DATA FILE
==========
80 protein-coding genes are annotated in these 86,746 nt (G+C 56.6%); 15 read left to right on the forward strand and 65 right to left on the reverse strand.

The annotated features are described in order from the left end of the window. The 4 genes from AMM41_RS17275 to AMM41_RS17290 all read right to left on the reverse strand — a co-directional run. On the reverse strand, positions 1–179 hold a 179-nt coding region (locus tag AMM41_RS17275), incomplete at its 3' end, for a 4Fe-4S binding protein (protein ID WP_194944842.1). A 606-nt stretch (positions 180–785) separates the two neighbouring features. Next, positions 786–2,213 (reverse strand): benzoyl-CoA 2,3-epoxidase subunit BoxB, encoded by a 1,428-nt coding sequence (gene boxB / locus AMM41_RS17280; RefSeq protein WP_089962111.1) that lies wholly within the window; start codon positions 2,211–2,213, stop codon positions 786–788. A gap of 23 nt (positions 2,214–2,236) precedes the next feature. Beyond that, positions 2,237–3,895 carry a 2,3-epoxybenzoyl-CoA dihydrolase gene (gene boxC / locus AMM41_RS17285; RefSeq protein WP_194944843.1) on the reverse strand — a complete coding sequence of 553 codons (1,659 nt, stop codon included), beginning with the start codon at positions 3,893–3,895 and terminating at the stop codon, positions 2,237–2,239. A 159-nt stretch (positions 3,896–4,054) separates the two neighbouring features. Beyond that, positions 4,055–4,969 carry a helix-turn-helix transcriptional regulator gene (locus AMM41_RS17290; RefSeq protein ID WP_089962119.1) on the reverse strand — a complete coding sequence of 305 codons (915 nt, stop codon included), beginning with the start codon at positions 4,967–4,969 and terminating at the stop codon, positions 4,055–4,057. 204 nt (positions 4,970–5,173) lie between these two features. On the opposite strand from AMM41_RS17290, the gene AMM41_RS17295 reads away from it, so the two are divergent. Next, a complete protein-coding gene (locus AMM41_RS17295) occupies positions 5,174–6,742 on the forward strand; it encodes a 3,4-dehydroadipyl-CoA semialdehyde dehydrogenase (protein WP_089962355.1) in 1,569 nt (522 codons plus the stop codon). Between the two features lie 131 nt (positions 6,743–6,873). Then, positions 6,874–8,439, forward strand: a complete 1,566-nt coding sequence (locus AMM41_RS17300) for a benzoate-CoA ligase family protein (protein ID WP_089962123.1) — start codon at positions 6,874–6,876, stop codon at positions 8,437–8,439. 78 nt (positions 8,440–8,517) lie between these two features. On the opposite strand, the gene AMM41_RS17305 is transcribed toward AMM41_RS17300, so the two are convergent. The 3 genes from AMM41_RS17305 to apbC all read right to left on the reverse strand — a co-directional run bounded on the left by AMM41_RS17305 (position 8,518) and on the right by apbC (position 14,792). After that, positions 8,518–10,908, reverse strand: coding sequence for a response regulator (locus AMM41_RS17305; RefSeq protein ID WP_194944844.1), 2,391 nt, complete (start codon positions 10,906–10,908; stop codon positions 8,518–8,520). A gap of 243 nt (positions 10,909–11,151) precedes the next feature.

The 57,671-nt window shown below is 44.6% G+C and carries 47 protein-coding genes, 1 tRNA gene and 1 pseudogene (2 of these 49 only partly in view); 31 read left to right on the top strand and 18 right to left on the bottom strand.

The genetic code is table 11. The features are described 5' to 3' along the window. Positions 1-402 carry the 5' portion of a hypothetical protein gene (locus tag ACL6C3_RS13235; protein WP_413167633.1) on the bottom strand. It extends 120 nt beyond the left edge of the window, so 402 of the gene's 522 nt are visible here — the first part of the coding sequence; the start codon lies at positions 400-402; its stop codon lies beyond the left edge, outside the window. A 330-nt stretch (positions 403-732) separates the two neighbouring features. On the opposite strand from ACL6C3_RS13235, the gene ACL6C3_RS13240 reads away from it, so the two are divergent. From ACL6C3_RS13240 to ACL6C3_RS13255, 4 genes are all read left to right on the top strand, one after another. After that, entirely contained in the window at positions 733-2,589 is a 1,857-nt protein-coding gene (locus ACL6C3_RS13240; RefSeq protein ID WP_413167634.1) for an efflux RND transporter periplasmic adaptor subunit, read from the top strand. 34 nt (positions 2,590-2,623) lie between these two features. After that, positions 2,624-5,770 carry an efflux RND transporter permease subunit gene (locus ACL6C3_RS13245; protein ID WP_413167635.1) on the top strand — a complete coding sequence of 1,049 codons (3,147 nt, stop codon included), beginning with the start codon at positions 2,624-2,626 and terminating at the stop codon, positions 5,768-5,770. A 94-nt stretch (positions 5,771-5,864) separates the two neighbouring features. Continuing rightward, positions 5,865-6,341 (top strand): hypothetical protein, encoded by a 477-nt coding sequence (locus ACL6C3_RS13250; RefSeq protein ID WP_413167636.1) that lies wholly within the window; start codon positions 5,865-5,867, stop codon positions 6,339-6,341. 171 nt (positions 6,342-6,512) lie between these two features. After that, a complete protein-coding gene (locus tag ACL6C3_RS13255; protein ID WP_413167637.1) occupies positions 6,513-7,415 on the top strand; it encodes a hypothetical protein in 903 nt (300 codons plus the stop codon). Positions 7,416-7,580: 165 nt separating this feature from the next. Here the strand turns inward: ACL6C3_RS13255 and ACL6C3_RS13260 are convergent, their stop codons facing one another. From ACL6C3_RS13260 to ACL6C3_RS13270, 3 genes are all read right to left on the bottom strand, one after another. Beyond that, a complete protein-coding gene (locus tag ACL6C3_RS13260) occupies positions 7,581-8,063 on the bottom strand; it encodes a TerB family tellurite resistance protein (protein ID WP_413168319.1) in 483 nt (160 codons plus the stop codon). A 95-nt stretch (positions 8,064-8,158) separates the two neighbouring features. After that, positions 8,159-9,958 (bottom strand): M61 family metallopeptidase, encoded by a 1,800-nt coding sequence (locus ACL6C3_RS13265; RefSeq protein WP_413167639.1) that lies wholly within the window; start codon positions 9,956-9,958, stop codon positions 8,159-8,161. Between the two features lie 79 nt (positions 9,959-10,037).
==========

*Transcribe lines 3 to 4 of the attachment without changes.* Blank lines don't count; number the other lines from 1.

The 57,671-nt window shown below is 44.6% G+C and carries 47 protein-coding genes, 1 tRNA gene and 1 pseudogene (2 of these 49 only partly in view); 31 read left to right on the top strand and 18 right to left on the bottom strand.

The genetic code is table 11. The features are described 5' to 3' along the window. Positions 1-402 carry the 5' portion of a hypothetical protein gene (locus tag ACL6C3_RS13235; protein WP_413167633.1) on the bottom strand. It extends 120 nt beyond the left edge of the window, so 402 of the gene's 522 nt are visible here — the first part of the coding sequence; the start codon lies at positions 400-402; its stop codon lies beyond the left edge, outside the window. A 330-nt stretch (positions 403-732) separates the two neighbouring features. On the opposite strand from ACL6C3_RS13235, the gene ACL6C3_RS13240 reads away from it, so the two are divergent. From ACL6C3_RS13240 to ACL6C3_RS13255, 4 genes are all read left to right on the top strand, one after another. After that, entirely contained in the window at positions 733-2,589 is a 1,857-nt protein-coding gene (locus ACL6C3_RS13240; RefSeq protein ID WP_413167634.1) for an efflux RND transporter periplasmic adaptor subunit, read from the top strand. 34 nt (positions 2,590-2,623) lie between these two features. After that, positions 2,624-5,770 carry an efflux RND transporter permease subunit gene (locus ACL6C3_RS13245; protein ID WP_413167635.1) on the top strand — a complete coding sequence of 1,049 codons (3,147 nt, stop codon included), beginning with the start codon at positions 2,624-2,626 and terminating at the stop codon, positions 5,768-5,770. A 94-nt stretch (positions 5,771-5,864) separates the two neighbouring features. Continuing rightward, positions 5,865-6,341 (top strand): hypothetical protein, encoded by a 477-nt coding sequence (locus ACL6C3_RS13250; RefSeq protein ID WP_413167636.1) that lies wholly within the window; start codon positions 5,865-5,867, stop codon positions 6,339-6,341. 171 nt (positions 6,342-6,512) lie between these two features. After that, a complete protein-coding gene (locus tag ACL6C3_RS13255; protein ID WP_413167637.1) occupies positions 6,513-7,415 on the top strand; it encodes a hypothetical protein in 903 nt (300 codons plus the stop codon). Positions 7,416-7,580: 165 nt separating this feature from the next. Here the strand turns inward: ACL6C3_RS13255 and ACL6C3_RS13260 are convergent, their stop codons facing one another. From ACL6C3_RS13260 to ACL6C3_RS13270, 3 genes are all read right to left on the bottom strand, one after another. Beyond that, a complete protein-coding gene (locus tag ACL6C3_RS13260) occupies positions 7,581-8,063 on the bottom strand; it encodes a TerB family tellurite resistance protein (protein ID WP_413168319.1) in 483 nt (160 codons plus the stop codon). A 95-nt stretch (positions 8,064-8,158) separates the two neighbouring features. After that, positions 8,159-9,958 (bottom strand): M61 family metallopeptidase, encoded by a 1,800-nt coding sequence (locus ACL6C3_RS13265; RefSeq protein WP_413167639.1) that lies wholly within the window; start codon positions 9,956-9,958, stop codon positions 8,159-8,161. Between the two features lie 79 nt (positions 9,959-10,037).